[media-credit name=”Michelle Paul” align=”alignright” width=”200″][/media-credit]

WSU Davis student council members dress in 1920s costumes for the Murder Mystery Dinner Theater.

A group of more than 50 students gathered Friday night at the Weber State University Davis campus to find out who killed Chicago mob boss Don “Big Jim” Ravioli.

Wearing their best 1920s era costumes, the students took part in a murder mystery dinner theater hosted by Student Services. Karen Gonzalez, the nontraditional student assistant director, says the event was planned to cater to a variety of students.

“We were thinking of different ideas that would hit both traditional and nontraditional students,” Gonzalez said, “and this event was the one that was the most fun.

The scene for the night was the opening of a speakeasy named Four Deuces set during Prohibition-era 1920s. With the help of Detective Nellie “The Nose” Nutella, students were given the job of figuring out who Big Jim’s killer was. The characters were portrayed by members of the Davis campus student council, who took names like Rebecca Ravioli, the daughter of the slain Big Jim, and Don Wannabe, the owner of the speakeasy.

“You grew up watching Scooby-Doo, and you want to help solve the mystery, and this is that opportunity,” said Anna Adamson, a WSU student in attendance at the event.

While students had a dinner catered by NYPD Pizza, the characters walked around the room carrying on conversations, showing off evidence and at times having arguments with other cast members. Students were able to carry on conversations with the characters, asking for information in hopes that a clue would slip through.

Although the dinner was originally planned to be small, it quickly turned into a much larger event.

“We set out to have half the amount of people,” said Trevor Hicks-Collins, the WSU vice president of Davis campus and off campus centers. “And we sold out so quickly that we had to find a new space and double the amount of tickets we were able to sell. I think that to have an event like this at a scale like this was pretty awesome to be able to pull together.”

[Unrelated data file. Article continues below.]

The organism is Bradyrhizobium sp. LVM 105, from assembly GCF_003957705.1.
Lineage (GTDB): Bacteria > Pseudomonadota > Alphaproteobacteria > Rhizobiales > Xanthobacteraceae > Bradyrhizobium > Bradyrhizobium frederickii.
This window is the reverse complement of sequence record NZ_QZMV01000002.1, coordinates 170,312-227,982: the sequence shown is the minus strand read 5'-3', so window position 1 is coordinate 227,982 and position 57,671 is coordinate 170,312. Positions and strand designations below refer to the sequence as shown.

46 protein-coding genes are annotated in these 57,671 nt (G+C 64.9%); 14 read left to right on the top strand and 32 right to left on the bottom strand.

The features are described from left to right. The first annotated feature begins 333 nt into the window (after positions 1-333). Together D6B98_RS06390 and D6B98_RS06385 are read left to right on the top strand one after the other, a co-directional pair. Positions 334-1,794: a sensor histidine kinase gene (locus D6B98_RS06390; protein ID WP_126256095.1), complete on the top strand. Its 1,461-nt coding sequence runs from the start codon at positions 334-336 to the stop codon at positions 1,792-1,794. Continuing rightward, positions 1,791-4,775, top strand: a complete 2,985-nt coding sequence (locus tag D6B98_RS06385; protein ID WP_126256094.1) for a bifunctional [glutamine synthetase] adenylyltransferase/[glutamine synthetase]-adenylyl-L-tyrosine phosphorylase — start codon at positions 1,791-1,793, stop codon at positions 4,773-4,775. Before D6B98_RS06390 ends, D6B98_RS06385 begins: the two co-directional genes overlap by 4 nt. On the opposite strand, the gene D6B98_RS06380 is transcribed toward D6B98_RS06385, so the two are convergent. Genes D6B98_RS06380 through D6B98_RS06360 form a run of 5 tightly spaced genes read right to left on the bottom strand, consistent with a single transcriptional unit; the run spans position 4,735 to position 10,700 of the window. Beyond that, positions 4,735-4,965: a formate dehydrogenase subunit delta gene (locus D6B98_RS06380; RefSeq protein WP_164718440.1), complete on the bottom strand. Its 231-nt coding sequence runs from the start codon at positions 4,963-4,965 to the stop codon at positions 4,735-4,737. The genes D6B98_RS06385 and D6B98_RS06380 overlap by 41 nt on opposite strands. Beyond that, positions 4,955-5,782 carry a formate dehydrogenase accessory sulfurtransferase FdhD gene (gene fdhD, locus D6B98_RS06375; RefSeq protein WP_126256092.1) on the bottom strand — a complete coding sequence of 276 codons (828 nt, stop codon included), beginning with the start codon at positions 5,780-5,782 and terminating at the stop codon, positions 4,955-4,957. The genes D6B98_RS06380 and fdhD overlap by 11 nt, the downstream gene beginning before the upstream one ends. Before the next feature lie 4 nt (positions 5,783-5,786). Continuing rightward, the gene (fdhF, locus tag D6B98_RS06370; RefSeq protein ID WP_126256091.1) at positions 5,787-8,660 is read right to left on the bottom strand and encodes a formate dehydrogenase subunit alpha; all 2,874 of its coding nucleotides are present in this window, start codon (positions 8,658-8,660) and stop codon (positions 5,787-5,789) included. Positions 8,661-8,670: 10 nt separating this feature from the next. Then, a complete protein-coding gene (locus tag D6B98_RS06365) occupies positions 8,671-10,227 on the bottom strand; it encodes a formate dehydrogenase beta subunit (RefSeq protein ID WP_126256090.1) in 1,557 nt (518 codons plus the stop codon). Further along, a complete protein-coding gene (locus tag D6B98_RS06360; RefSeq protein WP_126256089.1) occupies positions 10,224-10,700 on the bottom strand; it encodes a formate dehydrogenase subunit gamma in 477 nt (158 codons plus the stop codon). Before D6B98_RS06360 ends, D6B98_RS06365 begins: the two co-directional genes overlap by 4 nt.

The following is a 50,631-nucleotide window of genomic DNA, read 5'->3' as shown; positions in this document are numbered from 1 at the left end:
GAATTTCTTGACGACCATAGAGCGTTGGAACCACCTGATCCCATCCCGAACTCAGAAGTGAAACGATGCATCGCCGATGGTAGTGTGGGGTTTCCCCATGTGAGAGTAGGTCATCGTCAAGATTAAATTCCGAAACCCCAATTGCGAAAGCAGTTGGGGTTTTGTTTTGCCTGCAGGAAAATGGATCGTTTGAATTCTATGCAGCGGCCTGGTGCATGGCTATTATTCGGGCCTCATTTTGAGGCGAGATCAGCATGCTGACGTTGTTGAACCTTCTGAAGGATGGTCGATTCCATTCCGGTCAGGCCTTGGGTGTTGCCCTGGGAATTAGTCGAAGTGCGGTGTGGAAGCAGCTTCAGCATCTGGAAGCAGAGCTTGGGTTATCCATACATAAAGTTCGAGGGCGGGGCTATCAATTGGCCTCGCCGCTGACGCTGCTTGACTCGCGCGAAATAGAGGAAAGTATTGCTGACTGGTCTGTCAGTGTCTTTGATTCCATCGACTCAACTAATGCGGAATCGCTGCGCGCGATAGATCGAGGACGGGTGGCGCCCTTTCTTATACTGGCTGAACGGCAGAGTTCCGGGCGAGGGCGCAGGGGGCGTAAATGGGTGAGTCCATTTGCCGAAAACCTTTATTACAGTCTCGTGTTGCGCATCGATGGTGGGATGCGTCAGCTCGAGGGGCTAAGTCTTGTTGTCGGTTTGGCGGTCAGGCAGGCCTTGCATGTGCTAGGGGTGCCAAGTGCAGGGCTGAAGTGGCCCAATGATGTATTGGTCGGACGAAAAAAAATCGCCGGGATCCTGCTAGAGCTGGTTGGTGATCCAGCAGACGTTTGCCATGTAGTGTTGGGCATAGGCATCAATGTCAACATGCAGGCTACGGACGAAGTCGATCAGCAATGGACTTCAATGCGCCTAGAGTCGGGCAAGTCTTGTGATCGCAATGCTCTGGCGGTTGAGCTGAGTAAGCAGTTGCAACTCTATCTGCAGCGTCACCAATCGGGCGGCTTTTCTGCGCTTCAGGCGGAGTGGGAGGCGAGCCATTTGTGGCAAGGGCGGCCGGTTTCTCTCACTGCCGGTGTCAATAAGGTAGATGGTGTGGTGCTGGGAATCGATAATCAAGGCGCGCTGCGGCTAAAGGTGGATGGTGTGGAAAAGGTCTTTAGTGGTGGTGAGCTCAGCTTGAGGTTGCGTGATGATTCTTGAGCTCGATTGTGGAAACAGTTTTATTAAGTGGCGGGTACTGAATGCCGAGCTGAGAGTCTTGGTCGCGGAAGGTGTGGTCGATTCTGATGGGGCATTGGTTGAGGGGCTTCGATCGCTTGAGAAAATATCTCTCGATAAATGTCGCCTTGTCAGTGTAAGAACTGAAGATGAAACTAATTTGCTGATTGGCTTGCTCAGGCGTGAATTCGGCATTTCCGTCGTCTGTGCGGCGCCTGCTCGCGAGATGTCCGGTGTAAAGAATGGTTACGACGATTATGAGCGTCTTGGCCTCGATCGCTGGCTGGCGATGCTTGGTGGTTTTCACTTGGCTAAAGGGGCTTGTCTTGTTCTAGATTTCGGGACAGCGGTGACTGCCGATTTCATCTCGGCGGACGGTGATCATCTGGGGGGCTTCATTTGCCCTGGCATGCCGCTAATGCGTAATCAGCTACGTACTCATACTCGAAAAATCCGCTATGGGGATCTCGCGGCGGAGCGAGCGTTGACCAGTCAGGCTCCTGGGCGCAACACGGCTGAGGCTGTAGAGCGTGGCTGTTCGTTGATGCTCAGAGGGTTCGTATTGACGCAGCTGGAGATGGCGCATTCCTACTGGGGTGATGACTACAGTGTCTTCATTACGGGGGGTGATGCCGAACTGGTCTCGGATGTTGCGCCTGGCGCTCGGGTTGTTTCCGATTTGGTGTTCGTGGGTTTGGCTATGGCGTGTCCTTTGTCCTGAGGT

At the end of the night, students were given the chance to submit the name of the character who they thought was the killer. Of the correct guesses, a name was drawn to receive a prize. Prizes were also given out for best male and female costumes.

“I liked the mystery aspect of it,” said Preston Adamson, a WSU student who attended the dinner. “It’s very fun being able to be at a place like this, listen to all the clues and try to put your best guess out. It’s very satisfying.”

Sarah Lowe, the nontraditional student director for the Davis campus, helped plan the dinner and said the events at the Davis campus are usually smaller in scale.

“These events are really low-budget,” Lowe said, “and they always come out to be so much more than we expect them to be.Without the help of the student council coming out and volunteering, this event would not have happened. It’s not just about the director, it’s about the whole team that was involved in helping create the event.”

In addition to traditional students, the Davis campus serves the students of the Northern Utah Academy for Math, Engineering and Science and a large nontraditional student population.

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